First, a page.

This universal theory for successful deterrence applies across the spectrum of calculating players.  Players can range from individuals to the state or even alliances of states.  However, the assumption of this formula is that the players are intellectual decision makers.  For example, at the individual level, many violent crimes are committed in throws of unbridled emotion.  All too often, petty arguments between friends and family have progressed to the point where emotion and violence over-ruled the intellect.  In most cases, had the player invested even minimal time into weighing the penalty for the crime they were about to commit, they would have altered their behavior.  Governmental leaders do not commit their states to a road to war unless they’ve carefully weighed the consequences for such action and have made a decision based on a particular value system.  Even nongovernmental organizations use a similar logical process before committing resources on a course of action.  To simplify the concept of player, this formula separates the players into two camps, the protagonist and the antagonist.

Protagonist: A

The protagonist is the generation agent who is attempting to motivate the decision maker to alter an expected behavior.  As the primary player in the deterrence process, the protagonist is required to put forth a greater effort in analyzing, planning, and execution.  Any failure of deterrence can be traced to the inability of the protagonist to motivate the antagonist to alter an expected behavior.

Misidentifying the protagonist will create confusion for theorists and practitioners as they analyze the stability of a particular deterrence equation.  For example, while a policeman has an important role in criminal deterrence, he is not the protagonist.  He is merely one of the resources available to the protagonist in generating a desired motivation in the potential criminal.  The protagonist at this level would the local or higher body of officials who codify the laws, procedures, and policies that the policeman enforces.  Likewise at the international level, while the military has an important role in deterrence, it is not the protagonist.  The status of the military is just one of the factors involved as to whether deterrence is successful.  The protagonist is sometimes a body of government officials but more often than not, it is a single individual that makes the crucial decision establishing a specific policy, course of action, or contingency plan.  That same decision maker is responsible for communicating the decision to the antagonist.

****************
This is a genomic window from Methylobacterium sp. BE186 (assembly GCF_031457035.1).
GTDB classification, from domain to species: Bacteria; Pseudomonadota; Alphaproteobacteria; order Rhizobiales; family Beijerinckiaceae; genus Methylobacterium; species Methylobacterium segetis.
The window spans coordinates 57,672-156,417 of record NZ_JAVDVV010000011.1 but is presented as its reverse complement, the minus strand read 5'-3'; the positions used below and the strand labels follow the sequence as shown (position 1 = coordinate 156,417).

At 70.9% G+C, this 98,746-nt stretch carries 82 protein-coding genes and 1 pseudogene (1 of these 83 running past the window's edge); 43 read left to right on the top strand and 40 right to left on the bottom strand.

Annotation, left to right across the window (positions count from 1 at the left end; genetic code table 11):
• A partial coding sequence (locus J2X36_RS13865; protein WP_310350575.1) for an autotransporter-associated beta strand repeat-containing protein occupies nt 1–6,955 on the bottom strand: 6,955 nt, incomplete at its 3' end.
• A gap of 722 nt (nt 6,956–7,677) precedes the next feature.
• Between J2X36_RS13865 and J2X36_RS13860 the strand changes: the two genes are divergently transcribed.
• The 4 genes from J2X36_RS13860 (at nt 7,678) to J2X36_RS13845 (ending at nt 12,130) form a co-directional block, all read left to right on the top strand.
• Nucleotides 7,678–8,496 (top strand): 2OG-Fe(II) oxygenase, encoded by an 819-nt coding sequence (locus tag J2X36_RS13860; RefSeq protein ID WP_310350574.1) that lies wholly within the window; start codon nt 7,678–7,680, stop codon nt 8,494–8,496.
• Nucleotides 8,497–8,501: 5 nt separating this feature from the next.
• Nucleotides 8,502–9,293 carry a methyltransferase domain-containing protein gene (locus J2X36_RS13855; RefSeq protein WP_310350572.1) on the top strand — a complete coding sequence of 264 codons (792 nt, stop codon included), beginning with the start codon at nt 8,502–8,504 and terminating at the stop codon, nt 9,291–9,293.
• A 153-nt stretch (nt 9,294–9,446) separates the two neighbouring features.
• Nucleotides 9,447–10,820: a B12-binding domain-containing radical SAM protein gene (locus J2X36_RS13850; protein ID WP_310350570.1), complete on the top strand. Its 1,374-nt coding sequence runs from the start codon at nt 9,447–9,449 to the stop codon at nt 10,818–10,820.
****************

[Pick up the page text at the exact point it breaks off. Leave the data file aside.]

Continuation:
The antagonist is the decision maker who decides whether the protagonist has succeeded.  Faced with attempting to achieve the expected action’s objective or the certainty of losing a precious possession, the antagonist will make the choice which is perceived to be most profitable.  Misidentifying the antagonist will result in a poor decision and possibility failed deterrence. 

       In an attempt to reduce individual violent crimes, Australia passed severe gun restrictions in 1996, banning most guns and making it a crime to use a gun defensively. In the subsequent four years, armed robberies rose by 51%, unarmed robberies by 37%, assaults by 24%, and kidnappings by 43%.[i]  The law-makers decision must have based their decision on the assumption that individuals with guns commit crimes.  The law-abiding citizens eventually surrendered their guns, leaving only the criminal elements with the guns.  Crimes became even more common because the local government unwittingly removed a deterrent factor from the criminal considerations—the armed citizen. 

     At the international level, if the United States President had decided that the attackers on 9/11 were representatives of all Muslim people, the course of action would have spread violence and war across dozens of nations and may have produced the death of tens of millions of people.  But that didn’t happen, the real decision stated that only the nations that harbored specific terrorist organizations were partially responsible for the actions of the 9/11 terrorists.  While other actions may or may not be pending, so far only a focused adjustment to the political world map was made to remove and replace the governments of the states of Afghanistan and then Iraq.  Following those successful removals of state governments, only a few isolated states continued to harbor terrorist organizations.  On-going deterrence attempts are currently underway against those states. 

     Time will be the ultimate judge of these attempts.  If misidentified, the antagonist will eventually be revealed to the protagonist though a calculated commission of unacceptable behavior, because misguided deterrence usually fails. 

[i] John R. Lott Jr.., Opinion Journal, (The Wall Street Journal, editorial page, 4 May 2002)

Chapter 2: The Protagonist's Mission